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Thousands face travel disruption as Ryanair pilots agree to further strikes


Ryanair’s Kenny Jacobs. Photo: Tom Burke

Ryanair’s Kenny Jacobs. Photo: Tom Burke

Ryanair’s Kenny Jacobs. Photo: Tom Burke

Around 4,000 Ryanair customers face the disruption of cancelled flights during a second pilots strike on Friday.

The airline has cancelled 24 flights to the UK, including from Dublin to Glasgow, Newcastle and Manchester, during the 24-hour stoppage.

Another 4,000 customers face disruption next Tuesday if a third strike goes ahead.

A senior official at the airline said he has high hopes the Irish Airline Pilots Association division of the Forsa union will call off next week's stoppage.

Chief marketing officer Kenny Jacobs was speaking as both sides are expected to meet to discuss the pilots' demands for better terms and conditions.

If next week's strike goes ahead, almost 13,000 passengers will have suffered disruption since the industrial action began. It has been revealed that some passengers were reaccommodated on Aer Lingus flights to reach their destinations.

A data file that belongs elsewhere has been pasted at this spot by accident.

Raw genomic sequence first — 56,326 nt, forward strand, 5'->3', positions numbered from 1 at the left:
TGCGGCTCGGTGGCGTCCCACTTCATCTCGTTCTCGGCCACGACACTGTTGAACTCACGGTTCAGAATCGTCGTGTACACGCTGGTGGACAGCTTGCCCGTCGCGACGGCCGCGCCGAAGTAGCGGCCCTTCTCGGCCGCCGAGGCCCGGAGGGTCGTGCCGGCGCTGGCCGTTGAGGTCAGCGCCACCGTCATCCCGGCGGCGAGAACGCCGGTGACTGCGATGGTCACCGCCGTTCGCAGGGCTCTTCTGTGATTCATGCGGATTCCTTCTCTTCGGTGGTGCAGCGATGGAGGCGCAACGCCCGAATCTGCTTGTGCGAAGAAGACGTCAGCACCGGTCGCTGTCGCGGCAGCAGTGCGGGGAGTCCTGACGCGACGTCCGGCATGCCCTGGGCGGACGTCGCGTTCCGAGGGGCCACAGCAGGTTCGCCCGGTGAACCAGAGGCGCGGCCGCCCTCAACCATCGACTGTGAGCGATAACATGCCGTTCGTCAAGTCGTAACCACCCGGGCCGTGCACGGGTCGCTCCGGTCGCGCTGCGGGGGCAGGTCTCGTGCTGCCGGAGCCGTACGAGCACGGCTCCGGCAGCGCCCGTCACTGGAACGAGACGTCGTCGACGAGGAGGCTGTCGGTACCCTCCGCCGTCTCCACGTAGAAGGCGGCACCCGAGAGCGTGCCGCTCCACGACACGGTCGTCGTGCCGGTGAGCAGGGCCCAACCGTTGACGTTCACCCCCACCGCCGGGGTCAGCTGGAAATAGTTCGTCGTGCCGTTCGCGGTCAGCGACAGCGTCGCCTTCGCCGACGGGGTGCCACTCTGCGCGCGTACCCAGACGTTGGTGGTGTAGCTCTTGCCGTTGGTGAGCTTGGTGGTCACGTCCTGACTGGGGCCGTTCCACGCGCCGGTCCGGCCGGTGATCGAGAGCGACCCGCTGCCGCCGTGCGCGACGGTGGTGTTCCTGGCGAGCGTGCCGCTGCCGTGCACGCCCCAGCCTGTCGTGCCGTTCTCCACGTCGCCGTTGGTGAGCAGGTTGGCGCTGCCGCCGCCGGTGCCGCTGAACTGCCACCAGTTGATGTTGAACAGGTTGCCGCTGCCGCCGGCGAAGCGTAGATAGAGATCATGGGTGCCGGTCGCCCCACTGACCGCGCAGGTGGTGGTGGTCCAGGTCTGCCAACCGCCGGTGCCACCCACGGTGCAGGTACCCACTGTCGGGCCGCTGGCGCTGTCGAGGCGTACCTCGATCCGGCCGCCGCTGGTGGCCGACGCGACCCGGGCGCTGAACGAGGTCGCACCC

Ryanair cancelled flights on high frequency routes yesterday and all customers affected received text and email notifications. Customer service teams are organising refunds and transfers to alternative flights.

"We apologise again to these Irish customers for these regrettable and unnecessary disruptions, which we have done our utmost to avoid," said the airline in a notice to customers.

Pilots want the roll-out of a 'seniority list' to determine who gets holidays, base transfers and promotions. However, the airline claims such a system would put it at a disadvantage.

Mr Jacobs said no family holidays to the sunshine have been disrupted so far and won't be by Friday's strike.

"Hopefully Tuesday's strike will be called off," he said.


"We're working to bridge the gap in understanding between the proposals we've made and what they want. They don't understand some of the things we're explaining."

He said if a seniority system was in place, a captain based in Berlin who was up the list because they had longer service, could displace an Irish captain if their base was downsized.

Mr Jacobs said you could not "copy and paste" a model that worked at Aer Lingus into Ryanair's business model.

Ryanair said just a quarter of around 350 of their pilots voted to strike on Friday.